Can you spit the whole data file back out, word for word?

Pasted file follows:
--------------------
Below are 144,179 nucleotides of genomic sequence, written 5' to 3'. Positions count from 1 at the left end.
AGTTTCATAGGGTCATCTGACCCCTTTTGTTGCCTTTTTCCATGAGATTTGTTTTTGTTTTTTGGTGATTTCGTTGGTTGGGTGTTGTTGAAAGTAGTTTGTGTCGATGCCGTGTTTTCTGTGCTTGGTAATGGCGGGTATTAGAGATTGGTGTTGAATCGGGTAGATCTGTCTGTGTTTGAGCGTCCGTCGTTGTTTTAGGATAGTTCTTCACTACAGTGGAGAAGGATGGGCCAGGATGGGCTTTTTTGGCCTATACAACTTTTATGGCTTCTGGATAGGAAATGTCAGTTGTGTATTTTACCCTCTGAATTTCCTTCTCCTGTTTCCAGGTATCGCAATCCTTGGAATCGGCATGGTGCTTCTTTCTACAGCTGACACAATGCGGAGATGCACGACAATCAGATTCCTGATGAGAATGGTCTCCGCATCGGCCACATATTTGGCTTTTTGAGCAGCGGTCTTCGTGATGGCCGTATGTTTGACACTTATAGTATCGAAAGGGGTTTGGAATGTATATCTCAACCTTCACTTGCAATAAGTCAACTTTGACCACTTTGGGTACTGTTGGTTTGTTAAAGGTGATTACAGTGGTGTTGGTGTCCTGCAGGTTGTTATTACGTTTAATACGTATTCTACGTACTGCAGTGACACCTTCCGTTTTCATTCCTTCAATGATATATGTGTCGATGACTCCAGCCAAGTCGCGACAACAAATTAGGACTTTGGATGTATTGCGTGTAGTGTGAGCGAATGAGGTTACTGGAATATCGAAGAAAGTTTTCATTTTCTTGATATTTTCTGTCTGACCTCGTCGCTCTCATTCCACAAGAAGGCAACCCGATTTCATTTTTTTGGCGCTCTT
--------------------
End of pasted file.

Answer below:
Below are 144,179 nucleotides of genomic sequence, written 5' to 3'. Positions count from 1 at the left end.
AGTTTCATAGGGTCATCTGACCCCTTTTGTTGCCTTTTTCCATGAGATTTGTTTTTGTTTTTTGGTGATTTCGTTGGTTGGGTGTTGTTGAAAGTAGTTTGTGTCGATGCCGTGTTTTCTGTGCTTGGTAATGGCGGGTATTAGAGATTGGTGTTGAATCGGGTAGATCTGTCTGTGTTTGAGCGTCCGTCGTTGTTTTAGGATAGTTCTTCACTACAGTGGAGAAGGATGGGCCAGGATGGGCTTTTTTGGCCTATACAACTTTTATGGCTTCTGGATAGGAAATGTCAGTTGTGTATTTTACCCTCTGAATTTCCTTCTCCTGTTTCCAGGTATCGCAATCCTTGGAATCGGCATGGTGCTTCTTTCTACAGCTGACACAATGCGGAGATGCACGACAATCAGATTCCTGATGAGAATGGTCTCCGCATCGGCCACATATTTGGCTTTTTGAGCAGCGGTCTTCGTGATGGCCGTATGTTTGACACTTATAGTATCGAAAGGGGTTTGGAATGTATATCTCAACCTTCACTTGCAATAAGTCAACTTTGACCACTTTGGGTACTGTTGGTTTGTTAAAGGTGATTACAGTGGTGTTGGTGTCCTGCAGGTTGTTATTACGTTTAATACGTATTCTACGTACTGCAGTGACACCTTCCGTTTTCATTCCTTCAATGATATATGTGTCGATGACTCCAGCCAAGTCGCGACAACAAATTAGGACTTTGGATGTATTGCGTGTAGTGTGAGCGAATGAGGTTACTGGAATATCGAAGAAAGTTTTCATTTTCTTGATATTTTCTGTCTGACCTCGTCGCTCTCATTCCACAAGAAGGCAACCCGATTTCATTTTTTTGGCGCTCTT